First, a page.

A new cell-penetrating peptide that blocks the autoinhibitory XIP domain of NCX1 and enhances antiporter activity

Pasquale Molinaro, Anna Pannaccione, Maria José Sisalli, Agnese Secondo, Ornella Cuomo, Rossana Sirabella, Maria Cantile, Roselia Ciccone, Antonella Scorziello, Gianfranco Di Renzo, Lucio Annunziato

Research output: Contribution to journalArticlepeer-review


The plasma membrane Na+/Ca2+ exchanger (NCX) is a high-capacity ionic transporter that exchanges 3Na+ ions for 1Ca2+ ion. The first 20 amino acids of the f-loop, named exchanger inhibitory peptide (XIPNCX1), represent an autoinhibitory region involved in the Na+-dependent inactivation of the exchanger. Previous research has shown that an exogenous peptide having the same amino acid sequence as the XIPNCX1 region exerts an inhibitory effect on NCX activity. In this study, we identified another regulatory peptide, named P1, which corresponds to the 562-688aa region of the exchanger. Patch-clamp analysis revealed that P1 increased the activity of the exchanger, whereas the XIP inhibited it. Furthermore, P1 colocalized with NCX1 thus suggesting a direct binding interaction. In addition, site-directed mutagenesis experiments revealed that the binding and the stimulatory effect of P1 requires a functional XIPNCX1 domain on NCX1 thereby suggesting that P1 increases the exchanger activity by counteracting the action of this autoinhibitory sequence. Taken together, these results open a new strategy for developing peptidomimetic compounds that, by mimicking the functional pharmacophore of P1, might increase NCX1 activity and thus exert a therapeutic action in those diseases in which an increase in NCX1 activity might be helpful.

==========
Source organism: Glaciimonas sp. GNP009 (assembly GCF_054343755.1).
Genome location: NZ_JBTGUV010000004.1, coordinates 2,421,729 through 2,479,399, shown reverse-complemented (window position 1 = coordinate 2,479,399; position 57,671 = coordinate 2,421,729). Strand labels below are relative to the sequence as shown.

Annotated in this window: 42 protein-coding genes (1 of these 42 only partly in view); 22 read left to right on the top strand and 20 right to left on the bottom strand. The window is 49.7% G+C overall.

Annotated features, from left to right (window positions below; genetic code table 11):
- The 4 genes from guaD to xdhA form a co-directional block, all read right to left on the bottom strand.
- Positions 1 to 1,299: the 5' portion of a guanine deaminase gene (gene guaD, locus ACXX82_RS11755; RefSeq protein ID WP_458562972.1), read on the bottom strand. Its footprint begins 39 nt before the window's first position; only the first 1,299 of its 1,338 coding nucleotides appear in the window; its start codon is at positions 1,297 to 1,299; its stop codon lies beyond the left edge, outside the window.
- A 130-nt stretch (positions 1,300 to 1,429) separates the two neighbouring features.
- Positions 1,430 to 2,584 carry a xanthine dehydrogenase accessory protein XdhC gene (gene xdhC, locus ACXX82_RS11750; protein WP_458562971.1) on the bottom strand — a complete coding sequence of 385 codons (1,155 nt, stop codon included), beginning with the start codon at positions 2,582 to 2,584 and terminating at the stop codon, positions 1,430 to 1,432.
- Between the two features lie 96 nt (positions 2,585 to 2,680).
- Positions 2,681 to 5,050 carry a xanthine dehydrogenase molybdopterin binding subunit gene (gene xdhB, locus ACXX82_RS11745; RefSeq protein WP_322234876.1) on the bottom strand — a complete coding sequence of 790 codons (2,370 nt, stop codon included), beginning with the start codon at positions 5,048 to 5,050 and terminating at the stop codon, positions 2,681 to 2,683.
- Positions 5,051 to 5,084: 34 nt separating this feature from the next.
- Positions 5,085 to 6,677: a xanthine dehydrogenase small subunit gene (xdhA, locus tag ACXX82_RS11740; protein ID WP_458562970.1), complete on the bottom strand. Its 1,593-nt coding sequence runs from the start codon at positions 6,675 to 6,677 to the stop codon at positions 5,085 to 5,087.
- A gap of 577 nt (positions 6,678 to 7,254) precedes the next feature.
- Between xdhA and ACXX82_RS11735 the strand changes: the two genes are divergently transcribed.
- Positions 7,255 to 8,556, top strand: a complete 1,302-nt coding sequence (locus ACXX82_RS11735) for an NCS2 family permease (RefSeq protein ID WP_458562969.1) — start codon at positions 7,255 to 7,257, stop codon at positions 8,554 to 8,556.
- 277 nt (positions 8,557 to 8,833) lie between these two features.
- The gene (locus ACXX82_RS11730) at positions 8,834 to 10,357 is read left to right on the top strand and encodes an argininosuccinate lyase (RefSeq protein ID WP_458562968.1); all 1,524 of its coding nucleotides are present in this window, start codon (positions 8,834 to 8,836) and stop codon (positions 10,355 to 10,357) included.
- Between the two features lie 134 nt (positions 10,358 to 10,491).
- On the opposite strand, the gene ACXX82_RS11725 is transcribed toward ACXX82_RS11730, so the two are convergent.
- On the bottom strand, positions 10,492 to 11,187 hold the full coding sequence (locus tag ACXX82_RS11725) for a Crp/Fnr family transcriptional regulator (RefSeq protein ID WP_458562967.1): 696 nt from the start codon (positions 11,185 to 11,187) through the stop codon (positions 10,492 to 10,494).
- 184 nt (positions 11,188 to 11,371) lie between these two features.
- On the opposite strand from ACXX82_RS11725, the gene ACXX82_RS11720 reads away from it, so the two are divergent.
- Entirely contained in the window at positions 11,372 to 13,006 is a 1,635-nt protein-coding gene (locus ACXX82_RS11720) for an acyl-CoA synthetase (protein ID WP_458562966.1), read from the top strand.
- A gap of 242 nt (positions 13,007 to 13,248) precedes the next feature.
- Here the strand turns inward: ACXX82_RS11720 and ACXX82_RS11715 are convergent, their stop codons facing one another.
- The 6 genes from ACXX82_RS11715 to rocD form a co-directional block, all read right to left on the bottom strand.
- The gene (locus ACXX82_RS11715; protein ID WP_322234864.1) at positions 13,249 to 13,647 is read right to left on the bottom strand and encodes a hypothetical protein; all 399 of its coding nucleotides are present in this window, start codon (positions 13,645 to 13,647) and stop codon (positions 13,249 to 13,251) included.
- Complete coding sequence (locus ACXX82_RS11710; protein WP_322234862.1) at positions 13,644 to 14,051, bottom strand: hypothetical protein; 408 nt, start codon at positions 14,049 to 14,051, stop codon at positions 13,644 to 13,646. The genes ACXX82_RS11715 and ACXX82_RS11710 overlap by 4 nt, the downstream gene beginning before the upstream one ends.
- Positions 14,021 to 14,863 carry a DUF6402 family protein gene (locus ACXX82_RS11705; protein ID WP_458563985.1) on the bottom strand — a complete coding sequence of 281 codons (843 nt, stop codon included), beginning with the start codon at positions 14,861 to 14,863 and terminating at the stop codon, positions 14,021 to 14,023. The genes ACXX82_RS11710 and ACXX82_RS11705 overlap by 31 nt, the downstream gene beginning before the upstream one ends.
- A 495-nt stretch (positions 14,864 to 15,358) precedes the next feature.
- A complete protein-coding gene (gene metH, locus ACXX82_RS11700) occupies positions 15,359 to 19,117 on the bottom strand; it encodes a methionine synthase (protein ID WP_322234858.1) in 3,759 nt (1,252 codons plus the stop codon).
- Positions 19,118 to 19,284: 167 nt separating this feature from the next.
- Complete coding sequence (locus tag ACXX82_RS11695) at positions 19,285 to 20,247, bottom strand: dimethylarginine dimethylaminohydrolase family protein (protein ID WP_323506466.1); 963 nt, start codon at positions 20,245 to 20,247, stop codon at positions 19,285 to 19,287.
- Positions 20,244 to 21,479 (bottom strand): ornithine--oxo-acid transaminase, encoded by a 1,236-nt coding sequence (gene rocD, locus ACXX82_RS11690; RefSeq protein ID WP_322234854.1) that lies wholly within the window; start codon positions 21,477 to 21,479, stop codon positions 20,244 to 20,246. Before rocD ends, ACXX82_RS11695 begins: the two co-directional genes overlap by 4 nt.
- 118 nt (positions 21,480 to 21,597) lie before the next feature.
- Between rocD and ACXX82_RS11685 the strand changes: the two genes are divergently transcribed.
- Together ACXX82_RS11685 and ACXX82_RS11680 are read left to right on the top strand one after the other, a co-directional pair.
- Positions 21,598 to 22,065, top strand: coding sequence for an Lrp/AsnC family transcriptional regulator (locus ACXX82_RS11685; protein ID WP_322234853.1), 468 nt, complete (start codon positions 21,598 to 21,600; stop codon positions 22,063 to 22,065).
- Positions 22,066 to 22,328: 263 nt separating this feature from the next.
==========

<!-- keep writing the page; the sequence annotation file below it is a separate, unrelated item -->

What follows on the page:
Original languageEnglish
Pages (from-to)465-476
Number of pages12
JournalMolecular Therapy
Issue number3
Publication statusPublished - Mar 5 2015

ASJC Scopus subject areas

  • Molecular Biology
  • Molecular Medicine
  • Genetics
  • Drug Discovery
  • Pharmacology


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